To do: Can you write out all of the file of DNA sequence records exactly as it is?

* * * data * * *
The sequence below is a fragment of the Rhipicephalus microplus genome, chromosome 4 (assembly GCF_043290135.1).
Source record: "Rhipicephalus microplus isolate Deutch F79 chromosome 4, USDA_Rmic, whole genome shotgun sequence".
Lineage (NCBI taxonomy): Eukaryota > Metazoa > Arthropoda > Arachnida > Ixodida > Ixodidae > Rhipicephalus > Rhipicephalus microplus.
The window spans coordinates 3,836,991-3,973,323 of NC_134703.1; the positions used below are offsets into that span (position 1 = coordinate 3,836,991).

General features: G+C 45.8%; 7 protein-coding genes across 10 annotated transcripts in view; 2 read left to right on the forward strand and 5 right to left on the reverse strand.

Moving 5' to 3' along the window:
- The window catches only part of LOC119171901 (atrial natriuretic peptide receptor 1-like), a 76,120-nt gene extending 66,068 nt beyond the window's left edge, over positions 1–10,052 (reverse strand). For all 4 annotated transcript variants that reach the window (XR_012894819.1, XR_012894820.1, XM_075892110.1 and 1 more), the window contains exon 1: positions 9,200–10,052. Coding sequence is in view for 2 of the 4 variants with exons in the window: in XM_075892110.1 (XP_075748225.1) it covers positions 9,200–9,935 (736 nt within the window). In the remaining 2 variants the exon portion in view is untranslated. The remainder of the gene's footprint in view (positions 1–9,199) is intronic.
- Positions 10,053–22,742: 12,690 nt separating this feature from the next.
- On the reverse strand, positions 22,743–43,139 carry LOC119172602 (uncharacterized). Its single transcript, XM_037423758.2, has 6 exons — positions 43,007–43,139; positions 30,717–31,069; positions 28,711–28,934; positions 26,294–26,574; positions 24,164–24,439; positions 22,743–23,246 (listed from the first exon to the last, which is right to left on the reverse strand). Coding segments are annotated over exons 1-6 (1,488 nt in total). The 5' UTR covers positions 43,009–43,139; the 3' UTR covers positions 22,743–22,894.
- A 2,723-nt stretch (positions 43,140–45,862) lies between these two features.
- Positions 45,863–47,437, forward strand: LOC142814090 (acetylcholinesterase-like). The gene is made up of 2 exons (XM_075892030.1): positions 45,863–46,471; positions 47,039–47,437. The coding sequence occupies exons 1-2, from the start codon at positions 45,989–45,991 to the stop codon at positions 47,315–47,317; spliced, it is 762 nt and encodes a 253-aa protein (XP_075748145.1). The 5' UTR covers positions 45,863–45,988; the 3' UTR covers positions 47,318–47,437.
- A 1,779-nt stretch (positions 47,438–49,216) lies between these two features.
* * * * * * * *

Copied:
The sequence below is a fragment of the Rhipicephalus microplus genome, chromosome 4 (assembly GCF_043290135.1).
Source record: "Rhipicephalus microplus isolate Deutch F79 chromosome 4, USDA_Rmic, whole genome shotgun sequence".
Lineage (NCBI taxonomy): Eukaryota > Metazoa > Arthropoda > Arachnida > Ixodida > Ixodidae > Rhipicephalus > Rhipicephalus microplus.
The window spans coordinates 3,836,991-3,973,323 of NC_134703.1; the positions used below are offsets into that span (position 1 = coordinate 3,836,991).

General features: G+C 45.8%; 7 protein-coding genes across 10 annotated transcripts in view; 2 read left to right on the forward strand and 5 right to left on the reverse strand.

Moving 5' to 3' along the window:
- The window catches only part of LOC119171901 (atrial natriuretic peptide receptor 1-like), a 76,120-nt gene extending 66,068 nt beyond the window's left edge, over positions 1–10,052 (reverse strand). For all 4 annotated transcript variants that reach the window (XR_012894819.1, XR_012894820.1, XM_075892110.1 and 1 more), the window contains exon 1: positions 9,200–10,052. Coding sequence is in view for 2 of the 4 variants with exons in the window: in XM_075892110.1 (XP_075748225.1) it covers positions 9,200–9,935 (736 nt within the window). In the remaining 2 variants the exon portion in view is untranslated. The remainder of the gene's footprint in view (positions 1–9,199) is intronic.
- Positions 10,053–22,742: 12,690 nt separating this feature from the next.
- On the reverse strand, positions 22,743–43,139 carry LOC119172602 (uncharacterized). Its single transcript, XM_037423758.2, has 6 exons — positions 43,007–43,139; positions 30,717–31,069; positions 28,711–28,934; positions 26,294–26,574; positions 24,164–24,439; positions 22,743–23,246 (listed from the first exon to the last, which is right to left on the reverse strand). Coding segments are annotated over exons 1-6 (1,488 nt in total). The 5' UTR covers positions 43,009–43,139; the 3' UTR covers positions 22,743–22,894.
- A 2,723-nt stretch (positions 43,140–45,862) lies between these two features.
- Positions 45,863–47,437, forward strand: LOC142814090 (acetylcholinesterase-like). The gene is made up of 2 exons (XM_075892030.1): positions 45,863–46,471; positions 47,039–47,437. The coding sequence occupies exons 1-2, from the start codon at positions 45,989–45,991 to the stop codon at positions 47,315–47,317; spliced, it is 762 nt and encodes a 253-aa protein (XP_075748145.1). The 5' UTR covers positions 45,863–45,988; the 3' UTR covers positions 47,318–47,437.
- A 1,779-nt stretch (positions 47,438–49,216) lies between these two features.